Over 9,200 nurdles (tiny plastic pellets) collected during the Aussie Nurdle Hunt 2022

Friday, 08 Apr, 2022

In March, Sea Shepherd Australia hosted our annual Aussie Nurdle Hunt, where over 9,200 nurdles were collected and recorded in 19 locations around the country. 

The Aussie Nurdle Hunt is Sea Shepherd's annual citizen science engagement project that aims to raise awareness about nurdle pollution and build evidence of the extent of this problem around our coastlines. 

Throughout the month, Sea Shepherd volunteers hosted community clean-ups in four states and enthusiastic supporters were encouraged to become a 'scientist for a day' and hunt for nurdles at their local beach or waterway.

A staggering 9,295 nurdles were collected across 19 locations with all results logged and added to a global database!


Nurdles are small plastic pellets about the size of a lentil (3-5mm in diameter). These pellets are the building blocks of the plastics industry and billions of them are used each year to make all kinds of plastic products, from bottles to car parts. 

Nurdles end up entering the water during transportation to production sites around the world and this is when spills occur. At plastic manufacturing plants, these tiny pieces of plastic are washed down drains where proper filters are not in place. Once nurdles enter the sea, they absorb a host of toxic chemicals, and this makes them even more dangerous. As they closely resemble fish eggs, they are easily mistaken for food by marine animals such as birds, fish, or crustaceans. More than 220 marine species have been recorded to ingest plastic debris. To protect our marine life, we need better and more secure transportation of these toxic pellets. 



One of the worst nurdle hotspots our team discovered was Aspendale Beach in Victoria where over 4,500 nurdles were collected in a single hunt. Our VIC team coordinator, Narelle, is an enthusiastic nurdle hunter. It is of great concern to her that these tiny plastic pieces are so prevalent in the marine environment. Each time she walks down the beach, Narelle spots nurdles and picks them up along with other pieces of plastic to prevent them from entering the ocean.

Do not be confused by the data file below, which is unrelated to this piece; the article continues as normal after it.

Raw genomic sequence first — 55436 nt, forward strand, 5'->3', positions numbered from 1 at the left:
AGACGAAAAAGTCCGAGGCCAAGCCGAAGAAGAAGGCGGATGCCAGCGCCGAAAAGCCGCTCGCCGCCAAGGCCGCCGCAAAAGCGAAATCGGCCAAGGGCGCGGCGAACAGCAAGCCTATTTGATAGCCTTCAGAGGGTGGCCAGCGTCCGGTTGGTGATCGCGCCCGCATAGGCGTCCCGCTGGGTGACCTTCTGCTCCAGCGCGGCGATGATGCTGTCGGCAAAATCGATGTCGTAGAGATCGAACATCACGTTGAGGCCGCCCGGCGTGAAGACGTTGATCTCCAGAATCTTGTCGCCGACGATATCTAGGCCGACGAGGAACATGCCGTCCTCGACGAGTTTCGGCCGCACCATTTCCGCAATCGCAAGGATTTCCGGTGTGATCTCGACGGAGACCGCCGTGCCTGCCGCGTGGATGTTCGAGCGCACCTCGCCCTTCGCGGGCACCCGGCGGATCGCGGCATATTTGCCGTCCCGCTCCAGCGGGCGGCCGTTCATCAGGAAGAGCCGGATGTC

"Once you see them you cannot un-see them. Nurdle hunting is time with friends, having a chat, while picking up toxic little bits of plastic" - Narelle Huxley, Victoria Marine Debris Campaign Coordinator. 

Western Australia

Two main hotspots in Western Australia were the Swan River and at Jenalup Beach where 15 passionate volunteers collected 2603 nurdles in less than 3 hours. Along the remote coastline of the state's south-west far from any major port, nurdles were recorded at nearly every beach surrounding Bremer Bay. 

Additionally, Albany is a well-known nurdle hotspot, with one Sea Shepherd supporter saying she finds nurdles every time she goes to do a beach clean-up. This March, she spent an hour hunting for nurdles on a small beach spot at Goode Beach and recorded 117 nurdles. 

South Australia

On the beautiful Semaphore Beach in South Australia, the Adelaide team recorded 966 nurdles.


After the devastating floods, we sadly recorded nurdles for the first time at Mulgumpin/Moreton Island where our team are running emergency clean-ups to help protect marine life. Our Brisbane and the Gold Coast teams didn't find any nurdles at their community nurdle hunts!

New South Wales

During the 'Scientist for a day' campaign, a supporter drew a 35cm square at Frenchman's Bay La Perouse, NSW, and recorded a shocking 162 nurdles! 

Indian Ocean Territories

Even on the Cocos Keeling Islands - a remote atoll in the Indian Ocean - nurdles were recorded on one of the idyllic beaches.


Take a look at images from our Aussie Nurdle Hunt events

Nurdles collected at Mulgumpin/Moreton Island.
Microplastics collected during a clean-up.
Nurdles discovered in the sand during a clean-up.
Queensland volunteers ready to clean the beach.
Volunteers hunting for nurdles.
Nurdles are usually white or clear in colour, but you can find some that are black, green or blue as well.
Western Australia volunteers collecting nurdles.
Volunteers turn out for a nurdle hunt.

Thank you to everyone who participated in the 2022 Aussie Nurdle Hunt! All the submitted locations are uploaded to our database as well as to the Global Nurdle Hunt's database of global nurdle pollution. This information reveals the scope of the problem, helping to visualise the significant magnitude of pollution of plastic raw materials – even before becoming usable plastic products. 

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